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Toll Roads and the Economy

  1. Michaelirish

    19,560 Posts.
    From Business spectator

    Wide open roads beckon investors

    Transurban chief executive Scott Charlton makes a valid point when he says the states are not doing enough planning for long-term infrastructure projects.

    There has been a legacy of at least a decade of under-investment in infrastructure at both the federal and state levels, with the windfall budget surpluses from the “once in a lifetime” commodities boom frittered away by the Howard government on tax cuts for the well-off and middle-class welfare. (An exception was the establishment of the Future Fund.)
    With just a hint of self-interest given Transurban owns most of the country’s toll roads, Charlton says Australia should be planning at least 30 years ahead.
    “There is no long-term plan I can see for Melbourne. New South Wales has started down that path with the creation of Infrastructure NSW,” Charlton said.

    He says there are “significant” network development opportunities not only in Transurban’s home market but in the United States as well, where the group has two tollways in Virginia just outside Washington DC.

    However, changes of government in Victoria and Queensland may put a brake on some ambitions, although new technology should roll out as planned in Queensland regardless.
    The Australian Competition and Consumer Commission weighed in on the federal government’s asset recycling plan this week, cautioning against the hasty sale of public assets to raise money for infrastructure spending if the outcomes are uncompetitive.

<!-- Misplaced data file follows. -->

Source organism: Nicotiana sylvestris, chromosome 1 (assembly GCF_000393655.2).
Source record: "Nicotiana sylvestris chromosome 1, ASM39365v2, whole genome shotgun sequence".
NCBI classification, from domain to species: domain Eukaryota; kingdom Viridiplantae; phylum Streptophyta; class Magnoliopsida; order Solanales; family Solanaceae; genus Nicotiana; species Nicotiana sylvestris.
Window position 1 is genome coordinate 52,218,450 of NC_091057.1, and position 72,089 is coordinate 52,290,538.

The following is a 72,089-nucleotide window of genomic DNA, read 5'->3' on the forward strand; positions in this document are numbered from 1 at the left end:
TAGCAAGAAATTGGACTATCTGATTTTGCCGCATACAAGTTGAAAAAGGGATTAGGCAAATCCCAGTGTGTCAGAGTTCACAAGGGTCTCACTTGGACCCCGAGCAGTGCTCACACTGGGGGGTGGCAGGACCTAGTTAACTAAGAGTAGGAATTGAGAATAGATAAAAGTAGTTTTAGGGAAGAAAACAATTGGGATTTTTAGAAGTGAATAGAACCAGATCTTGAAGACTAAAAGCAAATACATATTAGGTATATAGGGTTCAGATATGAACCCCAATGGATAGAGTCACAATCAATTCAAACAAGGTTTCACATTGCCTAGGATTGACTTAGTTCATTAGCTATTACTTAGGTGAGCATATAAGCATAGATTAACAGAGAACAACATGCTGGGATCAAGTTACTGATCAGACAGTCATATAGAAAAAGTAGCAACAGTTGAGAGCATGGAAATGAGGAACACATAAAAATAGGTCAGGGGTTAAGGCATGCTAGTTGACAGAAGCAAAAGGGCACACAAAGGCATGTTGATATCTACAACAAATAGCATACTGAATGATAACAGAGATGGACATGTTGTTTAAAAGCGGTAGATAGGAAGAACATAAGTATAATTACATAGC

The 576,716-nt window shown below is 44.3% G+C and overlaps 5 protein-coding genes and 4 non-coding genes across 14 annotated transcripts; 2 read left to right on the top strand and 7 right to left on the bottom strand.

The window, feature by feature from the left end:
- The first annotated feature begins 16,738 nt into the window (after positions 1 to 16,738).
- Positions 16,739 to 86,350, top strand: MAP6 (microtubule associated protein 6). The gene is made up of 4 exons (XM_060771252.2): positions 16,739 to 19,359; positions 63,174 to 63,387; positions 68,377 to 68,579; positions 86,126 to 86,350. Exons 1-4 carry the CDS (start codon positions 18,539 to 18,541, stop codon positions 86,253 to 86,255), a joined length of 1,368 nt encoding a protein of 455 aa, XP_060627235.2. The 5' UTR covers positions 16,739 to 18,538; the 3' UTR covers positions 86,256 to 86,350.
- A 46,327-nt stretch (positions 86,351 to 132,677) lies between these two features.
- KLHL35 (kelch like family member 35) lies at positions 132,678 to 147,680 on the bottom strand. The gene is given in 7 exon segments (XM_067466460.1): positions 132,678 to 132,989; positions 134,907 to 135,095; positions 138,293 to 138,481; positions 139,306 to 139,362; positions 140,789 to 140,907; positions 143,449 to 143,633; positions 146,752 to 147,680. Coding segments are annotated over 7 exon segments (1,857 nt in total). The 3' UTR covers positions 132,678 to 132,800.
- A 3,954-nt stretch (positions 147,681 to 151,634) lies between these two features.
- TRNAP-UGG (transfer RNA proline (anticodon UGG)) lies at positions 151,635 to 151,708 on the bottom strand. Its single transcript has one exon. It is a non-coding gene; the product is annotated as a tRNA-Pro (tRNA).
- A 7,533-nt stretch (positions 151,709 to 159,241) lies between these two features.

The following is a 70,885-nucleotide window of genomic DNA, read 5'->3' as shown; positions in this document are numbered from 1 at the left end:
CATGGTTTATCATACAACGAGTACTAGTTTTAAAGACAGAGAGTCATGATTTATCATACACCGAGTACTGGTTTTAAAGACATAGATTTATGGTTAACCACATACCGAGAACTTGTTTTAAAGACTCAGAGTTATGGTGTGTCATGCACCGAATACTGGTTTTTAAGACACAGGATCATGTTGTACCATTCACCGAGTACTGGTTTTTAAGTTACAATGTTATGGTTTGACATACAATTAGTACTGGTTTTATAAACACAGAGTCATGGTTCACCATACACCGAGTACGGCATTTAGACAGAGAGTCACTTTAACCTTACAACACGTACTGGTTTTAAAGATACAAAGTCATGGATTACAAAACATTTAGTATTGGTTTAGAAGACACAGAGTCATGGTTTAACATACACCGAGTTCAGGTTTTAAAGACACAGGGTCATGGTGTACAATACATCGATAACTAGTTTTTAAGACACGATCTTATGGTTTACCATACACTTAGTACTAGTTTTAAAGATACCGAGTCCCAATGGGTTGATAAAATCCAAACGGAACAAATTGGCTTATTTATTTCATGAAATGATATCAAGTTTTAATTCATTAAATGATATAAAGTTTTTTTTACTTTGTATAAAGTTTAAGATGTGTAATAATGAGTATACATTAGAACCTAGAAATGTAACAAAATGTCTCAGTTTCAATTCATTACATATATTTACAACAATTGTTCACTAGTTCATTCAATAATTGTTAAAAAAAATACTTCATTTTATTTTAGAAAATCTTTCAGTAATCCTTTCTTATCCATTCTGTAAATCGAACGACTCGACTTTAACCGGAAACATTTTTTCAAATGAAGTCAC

In Victoria, the widening of the CityLink Tulla is under some question after the East West Link was dumped (or “suspended” as the slide presentation coyly puts it), but the company says it is talking with the new Andrews Government about the plans to add lanes to boost capacity 30 per cent.
    Transurban’s proportional results, which take into account the company’s percentage stake in each toll road asset, showed a 9.8 per cent increase in toll revenue and a 13.6 per cent rise in earnings excluding acquisitions.
    Net earnings swung to a net loss of $354m, due to $406m in acquisition costs for its lead role in the $7 billion Queensland Motorways consortium acquisition last year. Of that, some $384m went in stamp duty.
    Underlying earnings including the QML and other acquisitions rose 37.4 per cent on the back of a 36.7 per cent rise in toll revenues. In Sydney, toll revenues were up 11.1 per cent and in Melbourne up 7.2 per cent.
    Among its projects, work is due to start on the NorthConnex motorway in north-west Sydney in May and the widening of the M5 has just been completed, which added 50 per cent in capacity.
    Transurban also nudged up its distribution guidance for fiscal 2015 to 39.5 cents, up from previous guidance of 39 cents and compared with 35 cents in 2014. Investors gave a brief welcome to the increase in distribution, pushing Transurban shares up 1.6 per cent in early trade before they settled to close down 0.8 per cent.
    Investors have favoured Transurban’s solid 4.2 per cent dividend yield, driving its shares 35 per cent higher over the past 12 months. Despite the high share price, just over half of the analyst community remains bullish on the outlook, citing the group’s defensive characteristics and toll traffic that is likely to increase at least in line with urban population growth.

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